Across from the courthouse in Beach, N.D., a noticeable crowd gathered. More than 30 came with lawn chairs, sat in benches or stood in the lawn of the Golden Valley County Museum on Saturday to witness an event 100 years in the making.
In the bordertown on the far western edge of North Dakota, a historical marker was erected honoring Clara Darrow, an advocate and suffrage leader, who visited Beach in 1914.
The dedication was led by Judy Ridenhower, president of the Golden Valley Historical Society (GVHS), who gave a lesson in history about the fateful date when Darrow came to Beach on a mission to persuade the men of the county to vote for women's rights at the ballot box. At the time, there were 52 women in the Beach’s Vote for Women club. Women found success in 1914 when the county vote granted women access to the ballot box for all issues — Prior to this, they were only able to cast their opinion on educational issues.
“It is really interesting to know that women could only vote two inches on the ballot while the men had two feet,” said Joanne Tescher, treasurer of the GVHS. “This day and age we don't think about how the fight was won for women’s right to vote...In the early nineteen hundreds, traveling from just Fargo to here would have been a challenge and to think about (Darrow) reaching out to the 52 women here who were pushing for suffrage them self... that tenacity is amazing”
Ridenhower also read out loud the speech Darrow wrote and recited when she came to Beach called, ‘I Want To Vote.’ The powerful and touching words that shared Darrow’s personal conviction for equal suffrage.
Susan Wefald, co-chair of the North Dakota Woman Suffrage Centennial Committee, was planning on attending the event and to read the speech herself but was unable to after being placed in quarantine from close contact with a positive COVID-19 case.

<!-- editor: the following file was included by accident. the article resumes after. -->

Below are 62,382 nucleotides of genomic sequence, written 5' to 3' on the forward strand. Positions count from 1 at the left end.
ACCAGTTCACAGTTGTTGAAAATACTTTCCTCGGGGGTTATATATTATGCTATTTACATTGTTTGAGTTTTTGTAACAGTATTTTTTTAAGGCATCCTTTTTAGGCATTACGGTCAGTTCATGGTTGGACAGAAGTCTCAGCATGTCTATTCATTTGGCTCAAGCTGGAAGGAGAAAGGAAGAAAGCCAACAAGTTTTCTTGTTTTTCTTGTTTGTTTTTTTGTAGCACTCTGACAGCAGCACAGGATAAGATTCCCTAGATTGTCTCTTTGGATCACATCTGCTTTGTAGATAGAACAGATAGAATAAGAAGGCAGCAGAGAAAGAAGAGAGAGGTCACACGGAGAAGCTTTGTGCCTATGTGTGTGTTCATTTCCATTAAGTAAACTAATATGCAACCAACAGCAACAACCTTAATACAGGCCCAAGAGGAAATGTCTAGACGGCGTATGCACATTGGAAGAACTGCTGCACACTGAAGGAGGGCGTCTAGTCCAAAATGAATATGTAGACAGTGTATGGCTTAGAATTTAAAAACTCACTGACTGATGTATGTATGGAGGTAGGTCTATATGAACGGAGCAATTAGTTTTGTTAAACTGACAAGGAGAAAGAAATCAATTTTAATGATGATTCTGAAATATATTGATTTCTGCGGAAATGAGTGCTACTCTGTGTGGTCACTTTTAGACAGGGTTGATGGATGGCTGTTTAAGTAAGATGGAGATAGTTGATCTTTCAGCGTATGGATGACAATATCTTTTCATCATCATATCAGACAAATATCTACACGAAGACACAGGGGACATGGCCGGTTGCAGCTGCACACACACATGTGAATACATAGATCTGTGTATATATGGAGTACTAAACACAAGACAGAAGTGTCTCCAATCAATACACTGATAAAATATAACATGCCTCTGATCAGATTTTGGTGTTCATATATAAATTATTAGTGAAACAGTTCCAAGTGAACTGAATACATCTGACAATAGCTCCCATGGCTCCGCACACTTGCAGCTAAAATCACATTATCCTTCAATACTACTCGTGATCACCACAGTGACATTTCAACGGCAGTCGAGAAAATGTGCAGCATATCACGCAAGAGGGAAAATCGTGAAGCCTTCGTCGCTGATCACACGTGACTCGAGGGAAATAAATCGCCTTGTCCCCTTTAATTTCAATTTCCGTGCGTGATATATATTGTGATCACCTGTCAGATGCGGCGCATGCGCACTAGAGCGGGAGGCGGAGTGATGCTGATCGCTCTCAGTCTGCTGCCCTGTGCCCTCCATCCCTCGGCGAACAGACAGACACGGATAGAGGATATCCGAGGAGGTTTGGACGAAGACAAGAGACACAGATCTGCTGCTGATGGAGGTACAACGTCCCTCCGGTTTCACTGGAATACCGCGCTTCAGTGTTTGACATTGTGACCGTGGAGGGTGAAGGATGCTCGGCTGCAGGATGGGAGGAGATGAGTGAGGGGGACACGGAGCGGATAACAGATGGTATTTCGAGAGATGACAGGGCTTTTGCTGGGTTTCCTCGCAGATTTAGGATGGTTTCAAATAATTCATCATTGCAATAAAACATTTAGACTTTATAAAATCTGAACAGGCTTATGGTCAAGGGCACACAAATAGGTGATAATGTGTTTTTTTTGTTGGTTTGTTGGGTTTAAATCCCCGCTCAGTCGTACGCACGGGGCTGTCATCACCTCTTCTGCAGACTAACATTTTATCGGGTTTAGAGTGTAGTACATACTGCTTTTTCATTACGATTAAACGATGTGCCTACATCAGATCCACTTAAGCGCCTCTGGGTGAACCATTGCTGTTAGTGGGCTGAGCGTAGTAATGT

“It was disappointing that Susan Wefeld couldn't join us, we did do a lot of preliminary work with her and she is so knowledgeable about everything that happened,” Ridenhower said. “It was a pleasure to work with her and we are looking forward to her coming and sharing in the future.”
Tescher followed this by reading the congratulation letter from the William G. Pomeroy Foundation who sponsored the trail marker. Only four other Votes for Women trail markers are located in ND; Valley City, Fargo, Grand Forks and Pembina.
“The foundation is located in Syracuse NY and since 2005, they have grown eight different marker programs.” Tescher said. “There are over 1,200 of these markers all across the country.”
Following the ceremony was a short reception where the Golden Valley Historical society offered their guests tea and cookies, just as they did a hundred year prior when Darrow came to advocate.
“It is an honor to be chosen as one of five places across the state that could get the trail maker,” Ridenhower said. “We are thankful for the turnout and I'm thankful for all the help our staff, directors, and officers of the historical society provided.”